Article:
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Corolla

I opted for cruise control instead of the turret. While highway driving is more relaxing, I think that the Browning would have jacked up the "fun level" quite a bit.

I’m still unemployed, so I decided that I would make a “job” for myself and try to clean out my garage to the point that a vehicle might actually fit into it.  The cleaning turned up some odd items.

An empty .50 machinegun ammunition box. I used this as a toolbox and conversation piece in my old classroom.  You’d be amazed how many kids can be convinced that it is still full of bullets and that the machinegun is mounted to the top of my Corolla.

A pile of programs from my wedding four years ago. I always enjoyed the idea of wedding programs, since people seem to get anxious at not knowing what was coming up.  I would have made ours into something that looked like the pages of the TV Guide, but since no one even knows what that publication looks like anymore, the joke would have fallen flat.  My brother one-upped me on this by handing out programs that looked like NOW Magazine.

One thermal sock. I have no idea where the other one went.  The rat that was living in it didn’t seem to mind the missing mate, though.

A Playmobile toy catapult set. My stepmother said she saw this and had to buy it for me.  I was 26 years old.  She was right to do it, though.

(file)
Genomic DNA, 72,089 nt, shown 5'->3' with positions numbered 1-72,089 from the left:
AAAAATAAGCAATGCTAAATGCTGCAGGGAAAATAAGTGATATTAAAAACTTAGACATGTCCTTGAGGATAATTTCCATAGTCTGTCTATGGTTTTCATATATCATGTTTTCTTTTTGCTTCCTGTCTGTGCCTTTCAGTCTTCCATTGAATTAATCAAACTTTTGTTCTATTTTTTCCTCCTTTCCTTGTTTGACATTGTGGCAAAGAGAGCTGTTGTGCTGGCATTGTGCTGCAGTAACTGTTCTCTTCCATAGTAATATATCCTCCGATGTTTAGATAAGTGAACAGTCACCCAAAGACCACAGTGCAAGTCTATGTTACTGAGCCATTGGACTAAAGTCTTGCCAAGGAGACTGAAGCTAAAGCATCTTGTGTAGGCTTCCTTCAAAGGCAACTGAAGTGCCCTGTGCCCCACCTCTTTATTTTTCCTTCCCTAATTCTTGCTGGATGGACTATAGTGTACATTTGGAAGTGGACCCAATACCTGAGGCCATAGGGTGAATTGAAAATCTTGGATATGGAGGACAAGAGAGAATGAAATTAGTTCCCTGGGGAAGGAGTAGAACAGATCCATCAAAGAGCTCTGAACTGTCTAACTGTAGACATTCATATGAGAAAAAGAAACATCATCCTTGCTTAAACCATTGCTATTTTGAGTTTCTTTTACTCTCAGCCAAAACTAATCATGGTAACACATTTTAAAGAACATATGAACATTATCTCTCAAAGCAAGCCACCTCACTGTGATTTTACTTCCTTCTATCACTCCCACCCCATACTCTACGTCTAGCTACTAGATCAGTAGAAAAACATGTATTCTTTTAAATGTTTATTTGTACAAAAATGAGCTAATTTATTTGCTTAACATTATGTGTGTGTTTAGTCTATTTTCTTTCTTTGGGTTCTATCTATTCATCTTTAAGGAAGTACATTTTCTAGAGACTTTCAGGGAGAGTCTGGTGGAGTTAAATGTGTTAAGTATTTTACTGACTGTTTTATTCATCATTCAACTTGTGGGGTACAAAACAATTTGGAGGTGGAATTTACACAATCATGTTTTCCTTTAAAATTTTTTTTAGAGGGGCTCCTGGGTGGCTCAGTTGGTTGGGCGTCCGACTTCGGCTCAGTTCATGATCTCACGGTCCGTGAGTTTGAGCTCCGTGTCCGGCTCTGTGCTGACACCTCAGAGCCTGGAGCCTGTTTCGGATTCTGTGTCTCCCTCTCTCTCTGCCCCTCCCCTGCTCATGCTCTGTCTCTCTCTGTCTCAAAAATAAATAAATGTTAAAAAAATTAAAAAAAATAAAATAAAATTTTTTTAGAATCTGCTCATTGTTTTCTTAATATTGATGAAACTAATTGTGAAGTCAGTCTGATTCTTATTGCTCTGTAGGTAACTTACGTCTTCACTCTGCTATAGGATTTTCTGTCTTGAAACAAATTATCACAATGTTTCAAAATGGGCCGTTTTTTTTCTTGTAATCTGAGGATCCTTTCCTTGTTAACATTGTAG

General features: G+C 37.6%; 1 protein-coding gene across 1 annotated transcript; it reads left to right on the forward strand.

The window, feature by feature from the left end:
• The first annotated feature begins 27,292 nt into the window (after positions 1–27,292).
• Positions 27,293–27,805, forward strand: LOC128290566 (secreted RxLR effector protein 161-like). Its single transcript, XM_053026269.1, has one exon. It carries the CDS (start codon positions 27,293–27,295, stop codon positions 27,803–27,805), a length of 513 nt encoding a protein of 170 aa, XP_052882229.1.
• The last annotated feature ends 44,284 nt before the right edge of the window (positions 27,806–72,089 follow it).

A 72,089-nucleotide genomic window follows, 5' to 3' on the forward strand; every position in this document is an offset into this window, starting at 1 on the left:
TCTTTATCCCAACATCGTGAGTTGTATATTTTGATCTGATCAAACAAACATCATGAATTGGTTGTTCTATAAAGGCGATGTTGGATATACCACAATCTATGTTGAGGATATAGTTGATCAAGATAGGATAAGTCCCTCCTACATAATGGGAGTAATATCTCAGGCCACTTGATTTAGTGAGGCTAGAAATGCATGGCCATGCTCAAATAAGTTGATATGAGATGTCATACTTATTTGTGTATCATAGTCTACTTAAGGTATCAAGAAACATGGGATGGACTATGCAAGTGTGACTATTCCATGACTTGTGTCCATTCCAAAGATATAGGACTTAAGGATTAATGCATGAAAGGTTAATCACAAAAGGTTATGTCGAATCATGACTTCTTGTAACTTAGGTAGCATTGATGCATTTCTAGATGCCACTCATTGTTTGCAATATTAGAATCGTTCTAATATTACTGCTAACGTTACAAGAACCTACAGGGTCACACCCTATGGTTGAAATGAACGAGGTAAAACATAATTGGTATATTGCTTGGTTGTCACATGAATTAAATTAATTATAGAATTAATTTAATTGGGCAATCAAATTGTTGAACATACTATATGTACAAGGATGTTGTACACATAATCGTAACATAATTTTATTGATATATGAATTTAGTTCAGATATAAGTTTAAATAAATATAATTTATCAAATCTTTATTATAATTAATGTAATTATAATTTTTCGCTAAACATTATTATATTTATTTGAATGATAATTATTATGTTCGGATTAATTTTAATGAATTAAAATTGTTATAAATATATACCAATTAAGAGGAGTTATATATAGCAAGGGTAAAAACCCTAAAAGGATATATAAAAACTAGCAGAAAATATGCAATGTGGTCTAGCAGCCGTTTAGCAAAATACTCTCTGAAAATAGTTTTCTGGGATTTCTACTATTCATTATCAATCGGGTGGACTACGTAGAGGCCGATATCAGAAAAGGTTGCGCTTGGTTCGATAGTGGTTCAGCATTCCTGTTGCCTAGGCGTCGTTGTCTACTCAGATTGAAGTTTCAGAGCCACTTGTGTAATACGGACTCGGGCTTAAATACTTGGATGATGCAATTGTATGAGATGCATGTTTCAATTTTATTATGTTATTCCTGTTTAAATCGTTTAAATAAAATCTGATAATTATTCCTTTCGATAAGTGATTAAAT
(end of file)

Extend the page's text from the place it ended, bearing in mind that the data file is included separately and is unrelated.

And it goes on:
A can of Campbell’s Chunky Beef from 2004. I ate it for lunch today.  I don’t remember Campbell’s soups ever having furry purple layers in them, but I think it added some zing to the overall flavour.

A “How to Speak German” CD. This series relied heavily on memorizing lists of vegetables one could pick up in the market.  Seeing as I did not plan on being a deutscher salatchef (German salad chef), I found this CD less than stimulating.  I was such a rübe (turnip) for buying it.

A toy Gonzo the Great with Launching Cannon. Again, bought for me when I was far too old to really need such a thing, and yet I was really excited by finding it again.  Gonzo is now sitting on my desk, his cape fluttering in the breeze of my computer’s fan.

A bowling ball and matching bag from 1955. My dad was going to throw it out.  I took it on the reasoning that someday, maybe far in the future, I might have the chance to throw, drop, roll, heave, propel, fire, or launch it at something that I probably shouldn’t.  Such an opportunity should never be missed.

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